The World Health Organizations reports that cardiovascular diseases are the most common cause of death in the world, and not only the elderly people are at risk, even young men and women who are barely 30 can suffer from a stroke and myocardial infarction. Increased blood cholesterol is the first sign signaling about possible problems with the heart and blood vessels, that is why it is so important to monitor the levels of cholesterol to prevent future health problems. As of today, the most effective cholesterol-lowering medicines are statins; however, doctors and researchers are still arguing about the benefits and harms of these preparations. Detailed information on particular statins can be found on http://www.drugs-med.com.
So how do statins work? There are two types of cholesterol in the human body – high-density lipoproteins (HDLs) and low-density lipoproteins (LDLs). HDLs capture the molecules of LDL and transport them to the liver where they are processed and removed from the body. It is not exactly correct to divide cholesterol into the good and the bad one – each type has its own functions required for the health of the body. However, this differentiation appeared due to the association between increased risk of cardiovascular disorders and high cholesterol levels – low-density lipoproteins get accumulated on the vascular walls and form atherosclerotic plaques. About 80% of cholesterol is synthesized in the liver and the rest 20% comes with food. Statins interfere with the work of the liver by inhibiting the action of an enzyme responsible for cholesterol production and by doing so they reduce the level of low-density lipoproteins. Another beneficial effect of these preparations includes their ability to reduce inflammation of the vessels and slow down the growth of atherosclerotic plaques.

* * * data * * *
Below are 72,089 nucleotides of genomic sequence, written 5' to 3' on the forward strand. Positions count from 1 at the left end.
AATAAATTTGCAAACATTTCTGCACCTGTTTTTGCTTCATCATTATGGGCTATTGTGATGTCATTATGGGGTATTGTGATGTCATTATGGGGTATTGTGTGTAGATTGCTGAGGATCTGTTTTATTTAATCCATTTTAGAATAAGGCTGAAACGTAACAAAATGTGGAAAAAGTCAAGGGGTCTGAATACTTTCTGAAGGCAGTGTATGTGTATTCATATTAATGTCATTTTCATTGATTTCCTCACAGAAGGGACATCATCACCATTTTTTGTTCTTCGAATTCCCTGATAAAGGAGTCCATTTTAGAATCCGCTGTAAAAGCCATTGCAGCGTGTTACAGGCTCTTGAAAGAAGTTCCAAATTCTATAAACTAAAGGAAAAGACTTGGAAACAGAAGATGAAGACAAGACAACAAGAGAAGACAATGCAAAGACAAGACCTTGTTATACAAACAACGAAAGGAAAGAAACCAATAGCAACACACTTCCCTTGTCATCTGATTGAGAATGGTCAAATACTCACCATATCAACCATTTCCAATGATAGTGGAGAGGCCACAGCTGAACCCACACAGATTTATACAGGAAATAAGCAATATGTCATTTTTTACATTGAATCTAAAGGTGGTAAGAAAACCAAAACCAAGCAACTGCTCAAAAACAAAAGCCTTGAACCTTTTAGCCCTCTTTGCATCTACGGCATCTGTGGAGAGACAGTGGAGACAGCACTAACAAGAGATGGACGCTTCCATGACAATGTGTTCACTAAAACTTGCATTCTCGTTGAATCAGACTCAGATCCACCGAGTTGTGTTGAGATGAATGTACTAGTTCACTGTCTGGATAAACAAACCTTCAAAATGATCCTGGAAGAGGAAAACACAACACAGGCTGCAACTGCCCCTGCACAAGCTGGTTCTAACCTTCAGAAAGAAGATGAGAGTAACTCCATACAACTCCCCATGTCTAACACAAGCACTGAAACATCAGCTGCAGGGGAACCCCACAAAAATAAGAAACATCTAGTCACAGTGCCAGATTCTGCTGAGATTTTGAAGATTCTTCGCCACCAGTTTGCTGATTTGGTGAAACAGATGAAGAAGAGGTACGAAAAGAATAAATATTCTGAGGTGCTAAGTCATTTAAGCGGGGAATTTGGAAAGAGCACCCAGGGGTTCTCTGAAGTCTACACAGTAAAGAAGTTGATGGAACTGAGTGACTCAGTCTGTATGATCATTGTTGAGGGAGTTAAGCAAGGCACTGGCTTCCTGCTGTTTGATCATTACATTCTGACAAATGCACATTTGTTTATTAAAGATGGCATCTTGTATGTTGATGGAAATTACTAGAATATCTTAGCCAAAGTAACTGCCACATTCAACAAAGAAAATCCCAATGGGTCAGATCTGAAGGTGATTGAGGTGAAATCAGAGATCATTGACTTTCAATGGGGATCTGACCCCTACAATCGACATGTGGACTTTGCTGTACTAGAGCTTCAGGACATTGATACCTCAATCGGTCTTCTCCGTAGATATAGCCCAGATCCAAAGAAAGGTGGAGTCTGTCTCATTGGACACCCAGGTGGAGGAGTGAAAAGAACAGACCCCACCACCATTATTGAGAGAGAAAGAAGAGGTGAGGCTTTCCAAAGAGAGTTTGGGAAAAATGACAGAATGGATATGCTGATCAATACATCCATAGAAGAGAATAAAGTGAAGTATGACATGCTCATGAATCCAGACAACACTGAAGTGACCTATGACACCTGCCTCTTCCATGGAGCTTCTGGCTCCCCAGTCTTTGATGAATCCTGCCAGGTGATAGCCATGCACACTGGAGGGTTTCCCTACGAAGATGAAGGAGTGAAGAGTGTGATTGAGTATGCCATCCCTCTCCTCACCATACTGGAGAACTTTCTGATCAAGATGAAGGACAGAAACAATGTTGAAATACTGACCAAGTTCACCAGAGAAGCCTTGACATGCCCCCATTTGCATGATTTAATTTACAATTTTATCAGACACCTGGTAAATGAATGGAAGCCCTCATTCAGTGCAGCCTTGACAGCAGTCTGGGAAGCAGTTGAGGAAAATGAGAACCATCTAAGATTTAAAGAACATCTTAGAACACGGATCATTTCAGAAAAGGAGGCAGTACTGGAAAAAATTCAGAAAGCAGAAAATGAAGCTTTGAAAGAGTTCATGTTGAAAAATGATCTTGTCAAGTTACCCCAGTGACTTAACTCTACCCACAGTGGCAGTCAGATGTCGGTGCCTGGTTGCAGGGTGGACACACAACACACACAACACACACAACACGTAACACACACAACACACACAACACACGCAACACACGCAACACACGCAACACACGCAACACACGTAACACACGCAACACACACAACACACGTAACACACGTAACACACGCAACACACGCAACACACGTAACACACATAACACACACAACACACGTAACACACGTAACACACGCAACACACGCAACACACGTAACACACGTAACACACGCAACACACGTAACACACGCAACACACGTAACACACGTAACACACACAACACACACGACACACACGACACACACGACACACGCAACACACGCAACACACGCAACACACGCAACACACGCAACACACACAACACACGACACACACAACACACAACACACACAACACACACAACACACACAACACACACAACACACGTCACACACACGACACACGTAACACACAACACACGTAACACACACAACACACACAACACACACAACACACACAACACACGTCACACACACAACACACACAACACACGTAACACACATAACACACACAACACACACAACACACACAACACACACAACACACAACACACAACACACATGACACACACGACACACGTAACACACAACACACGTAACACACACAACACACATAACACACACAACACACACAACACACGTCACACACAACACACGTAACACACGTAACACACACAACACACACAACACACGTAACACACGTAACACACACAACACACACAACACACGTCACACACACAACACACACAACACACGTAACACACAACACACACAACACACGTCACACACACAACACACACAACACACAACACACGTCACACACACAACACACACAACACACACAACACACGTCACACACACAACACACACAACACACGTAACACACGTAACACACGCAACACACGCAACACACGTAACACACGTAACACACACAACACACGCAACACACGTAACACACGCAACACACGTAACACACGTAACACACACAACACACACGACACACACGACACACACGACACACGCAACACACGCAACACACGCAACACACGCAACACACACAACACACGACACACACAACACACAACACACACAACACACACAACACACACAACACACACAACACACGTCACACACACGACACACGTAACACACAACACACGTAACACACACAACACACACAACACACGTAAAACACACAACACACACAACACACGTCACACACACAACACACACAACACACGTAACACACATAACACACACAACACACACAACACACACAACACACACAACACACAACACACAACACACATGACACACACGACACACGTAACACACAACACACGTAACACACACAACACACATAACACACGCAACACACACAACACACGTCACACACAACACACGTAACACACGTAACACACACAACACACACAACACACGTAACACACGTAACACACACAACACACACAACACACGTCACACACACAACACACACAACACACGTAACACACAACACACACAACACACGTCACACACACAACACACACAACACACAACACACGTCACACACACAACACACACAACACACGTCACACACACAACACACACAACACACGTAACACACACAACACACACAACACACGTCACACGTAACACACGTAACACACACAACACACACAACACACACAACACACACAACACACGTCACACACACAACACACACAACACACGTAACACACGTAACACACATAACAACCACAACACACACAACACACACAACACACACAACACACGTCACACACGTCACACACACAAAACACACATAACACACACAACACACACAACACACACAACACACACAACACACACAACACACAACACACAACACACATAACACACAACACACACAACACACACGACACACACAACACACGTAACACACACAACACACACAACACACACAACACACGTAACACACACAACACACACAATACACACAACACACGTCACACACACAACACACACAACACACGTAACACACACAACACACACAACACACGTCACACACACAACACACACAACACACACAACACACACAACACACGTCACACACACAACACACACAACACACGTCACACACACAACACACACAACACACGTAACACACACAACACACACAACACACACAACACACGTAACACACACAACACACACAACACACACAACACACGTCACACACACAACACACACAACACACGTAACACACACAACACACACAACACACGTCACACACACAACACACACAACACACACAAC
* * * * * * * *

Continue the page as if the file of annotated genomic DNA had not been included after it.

The discovery of statins in 1970s was a breakthrough for the cardiologic branch of medicine. Nowadays, there are different types of statins; they differ in efficiency, the main active ingredients and risk of adverse reactions. How to take drugs correctlydepends on the state of the health and concomitant diseases of the patient and should be decided only by a doctor. Statins can be administered in the following situations:
- To prevent myocardial infarction and stroke in people with cardiovascular problems
- To shorten rehabilitation period in patients after myocardial infarction
- In diabetic patients with high cardiovascular risks
- After a cardiac surgery
- As a part of hypertension treatment in diabetic and in hypercholesterolemic patients
- For the prevention, treatment and control of atherosclerosis
When used properly, statins can save lives and help restore health. However, there is no absolutely safe medication, that is why it is very important to thoroughly follow the instructions provided by a doctor. Rare but serious adverse reactions of statins include:
- Liver damage
- Increased blood sugar that can lead to type 2 diabetes
- Muscle pain (weakness, tiredness or soreness) and damage
- Neurological reactions – confusion or memory loss
The risk factors for adverse reactions include:
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